Just what exactly is it with the Atlanta area and forgetting to plan for ways for fans to get to new sports stadiums? In the wake of the Cobb County Braves pedestrian bridge fiasco, the Atlanta Journal-Constitution revealed last month that a pedestrian bridge to the Falcons‘ new stadium could cost $23.2 million, almost double what Mayor Kasim Reed promised in July. And now Reed has fired back that okay, maybe, but it’s worth every penny, dammit:
In 21st Century America, a city’s connectivity and walkability are major factors in attracting and retaining young, skilled workers and the companies looking to hire them. The steady influx of businesses and new residents to the City of Atlanta in 2016 is directly related to this strategy. Moreover, this growth is strengthening our economy across all sectors, leading to lower unemployment and greater opportunities for our residents.
The new bridge over Northside Drive linking Westside neighborhoods to Downtown Atlanta is a major example of an essential infrastructure piece that will improve – and possibly save – residents’ lives. The bridge will offer a safe crossing of Northside Drive, which for years has been a dangerous barrier preventing easy passage from the Westside to Downtown’s economic and cultural opportunities.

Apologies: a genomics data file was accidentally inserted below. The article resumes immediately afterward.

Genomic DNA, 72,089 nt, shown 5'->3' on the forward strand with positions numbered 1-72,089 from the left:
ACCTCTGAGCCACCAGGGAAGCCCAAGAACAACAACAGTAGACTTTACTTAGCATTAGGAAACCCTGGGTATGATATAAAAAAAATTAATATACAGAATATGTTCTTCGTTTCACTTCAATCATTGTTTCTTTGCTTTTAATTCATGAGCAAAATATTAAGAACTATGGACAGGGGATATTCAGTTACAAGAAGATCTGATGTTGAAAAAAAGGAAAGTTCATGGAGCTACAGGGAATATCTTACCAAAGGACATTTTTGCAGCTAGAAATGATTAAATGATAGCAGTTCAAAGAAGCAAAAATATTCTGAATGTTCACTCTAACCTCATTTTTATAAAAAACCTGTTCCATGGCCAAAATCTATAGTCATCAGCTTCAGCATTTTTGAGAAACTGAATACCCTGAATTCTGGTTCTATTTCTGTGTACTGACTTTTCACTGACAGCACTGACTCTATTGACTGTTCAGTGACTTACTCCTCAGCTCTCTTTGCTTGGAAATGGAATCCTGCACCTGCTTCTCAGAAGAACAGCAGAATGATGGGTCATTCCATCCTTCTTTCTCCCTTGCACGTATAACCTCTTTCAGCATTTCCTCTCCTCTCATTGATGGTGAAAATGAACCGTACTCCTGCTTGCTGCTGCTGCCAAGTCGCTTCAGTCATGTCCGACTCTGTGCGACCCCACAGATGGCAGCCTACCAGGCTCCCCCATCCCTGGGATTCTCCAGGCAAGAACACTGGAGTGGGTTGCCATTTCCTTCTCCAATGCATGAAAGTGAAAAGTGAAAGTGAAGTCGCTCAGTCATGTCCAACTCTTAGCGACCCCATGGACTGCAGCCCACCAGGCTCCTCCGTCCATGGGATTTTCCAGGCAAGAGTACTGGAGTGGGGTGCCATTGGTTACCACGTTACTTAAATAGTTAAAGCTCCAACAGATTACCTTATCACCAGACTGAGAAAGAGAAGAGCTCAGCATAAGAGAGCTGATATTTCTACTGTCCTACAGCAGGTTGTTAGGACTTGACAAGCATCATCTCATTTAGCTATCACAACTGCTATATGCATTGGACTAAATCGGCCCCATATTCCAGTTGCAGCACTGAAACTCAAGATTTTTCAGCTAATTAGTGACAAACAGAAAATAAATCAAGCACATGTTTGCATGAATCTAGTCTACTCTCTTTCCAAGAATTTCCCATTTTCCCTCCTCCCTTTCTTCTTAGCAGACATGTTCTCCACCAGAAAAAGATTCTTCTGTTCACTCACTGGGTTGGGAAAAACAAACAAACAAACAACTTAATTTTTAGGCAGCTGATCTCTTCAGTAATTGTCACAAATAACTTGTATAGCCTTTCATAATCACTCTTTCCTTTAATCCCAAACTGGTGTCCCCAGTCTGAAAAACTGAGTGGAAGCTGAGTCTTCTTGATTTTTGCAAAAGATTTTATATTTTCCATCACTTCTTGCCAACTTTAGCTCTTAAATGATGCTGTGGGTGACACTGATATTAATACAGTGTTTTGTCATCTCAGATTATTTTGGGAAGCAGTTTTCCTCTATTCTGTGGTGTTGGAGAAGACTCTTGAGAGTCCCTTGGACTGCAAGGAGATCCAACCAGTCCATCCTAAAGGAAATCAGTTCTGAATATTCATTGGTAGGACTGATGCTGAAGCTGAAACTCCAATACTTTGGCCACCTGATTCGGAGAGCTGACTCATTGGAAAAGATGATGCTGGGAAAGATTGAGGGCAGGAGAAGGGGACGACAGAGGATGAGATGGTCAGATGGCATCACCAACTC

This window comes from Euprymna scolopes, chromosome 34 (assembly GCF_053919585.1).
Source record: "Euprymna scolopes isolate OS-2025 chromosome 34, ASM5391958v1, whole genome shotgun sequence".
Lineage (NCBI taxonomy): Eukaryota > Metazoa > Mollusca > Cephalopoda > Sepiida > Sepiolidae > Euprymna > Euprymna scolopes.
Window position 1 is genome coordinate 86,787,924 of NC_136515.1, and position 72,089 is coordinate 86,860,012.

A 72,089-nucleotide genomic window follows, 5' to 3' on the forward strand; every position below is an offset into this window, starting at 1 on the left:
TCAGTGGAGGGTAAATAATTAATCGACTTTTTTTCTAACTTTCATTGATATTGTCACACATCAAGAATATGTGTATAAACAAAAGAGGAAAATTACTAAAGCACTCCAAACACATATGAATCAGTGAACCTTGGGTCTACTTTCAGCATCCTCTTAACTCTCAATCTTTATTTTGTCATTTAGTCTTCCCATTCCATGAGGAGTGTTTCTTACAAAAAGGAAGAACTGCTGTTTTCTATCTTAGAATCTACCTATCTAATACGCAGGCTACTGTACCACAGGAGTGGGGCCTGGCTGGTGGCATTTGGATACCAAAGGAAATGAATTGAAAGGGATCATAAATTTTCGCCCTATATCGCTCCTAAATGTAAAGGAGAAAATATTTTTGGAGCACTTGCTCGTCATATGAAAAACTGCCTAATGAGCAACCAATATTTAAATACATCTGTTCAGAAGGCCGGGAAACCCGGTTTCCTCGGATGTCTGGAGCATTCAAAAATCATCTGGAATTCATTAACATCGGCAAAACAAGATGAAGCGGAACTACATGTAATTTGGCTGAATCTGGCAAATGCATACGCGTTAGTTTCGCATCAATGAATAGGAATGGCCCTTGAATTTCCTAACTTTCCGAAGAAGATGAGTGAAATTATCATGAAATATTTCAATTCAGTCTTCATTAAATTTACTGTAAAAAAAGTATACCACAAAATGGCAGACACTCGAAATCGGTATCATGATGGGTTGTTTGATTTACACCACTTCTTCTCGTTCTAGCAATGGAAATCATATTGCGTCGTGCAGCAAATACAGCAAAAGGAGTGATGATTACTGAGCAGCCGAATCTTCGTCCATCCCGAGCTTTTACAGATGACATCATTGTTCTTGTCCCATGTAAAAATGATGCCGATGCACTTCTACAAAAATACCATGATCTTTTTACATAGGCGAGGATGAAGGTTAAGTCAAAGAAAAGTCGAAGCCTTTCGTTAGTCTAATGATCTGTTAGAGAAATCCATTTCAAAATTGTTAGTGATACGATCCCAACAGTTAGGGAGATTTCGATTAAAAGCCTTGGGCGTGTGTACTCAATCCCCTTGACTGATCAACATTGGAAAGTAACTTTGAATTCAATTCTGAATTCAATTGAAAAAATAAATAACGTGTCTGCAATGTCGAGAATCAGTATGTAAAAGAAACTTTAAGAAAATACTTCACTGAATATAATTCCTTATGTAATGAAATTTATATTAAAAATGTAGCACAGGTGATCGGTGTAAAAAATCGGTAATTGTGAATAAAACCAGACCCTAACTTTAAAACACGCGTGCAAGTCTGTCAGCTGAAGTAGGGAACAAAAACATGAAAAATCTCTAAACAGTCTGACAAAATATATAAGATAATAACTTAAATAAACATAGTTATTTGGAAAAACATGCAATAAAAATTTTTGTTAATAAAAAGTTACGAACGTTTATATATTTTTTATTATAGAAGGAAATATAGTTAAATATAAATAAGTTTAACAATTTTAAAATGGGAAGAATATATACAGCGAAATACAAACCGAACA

Okay, yeah, I think everyone can agree that people like to be able to cross highways without having to run through traffic. The bigger point here is that the city is suddenly facing a previously unannounced $23.2 million cost for a project to support a pro football stadium. While Reed insisted that the bridge was part of a community benefits plan, the AJC found that “none of those claims are backed up by the public record,” and quoted one of the community plan’s architects as saying they’re a load of crap:
Rev. Anthony A.W. Motley, a major participant in helping craft the Community Benefits Plan, scoffed at the assertion.
“To try and justify the bridge on the basis of a connection to poor people in the community is an insult to everything that we have proposed, particularly as it relates to the Community Benefits Plan,” Motley said. “The bridge has nothing to do with the community, and to say that it does shows contempt for the community and a flagrant disregard for the truth.”
Back on the Braves bridge front, meanwhile, the latest report is that six months after construction started in June, and with four months to go to opening day, the bridge was 40% complete. That doesn’t seem like a very promising pace, but Cobb’s transportation director Jim Wilgus said he hopes it will be “operational” by opening day April 14, even if not “totally complete” until the summer. Everybody hold on!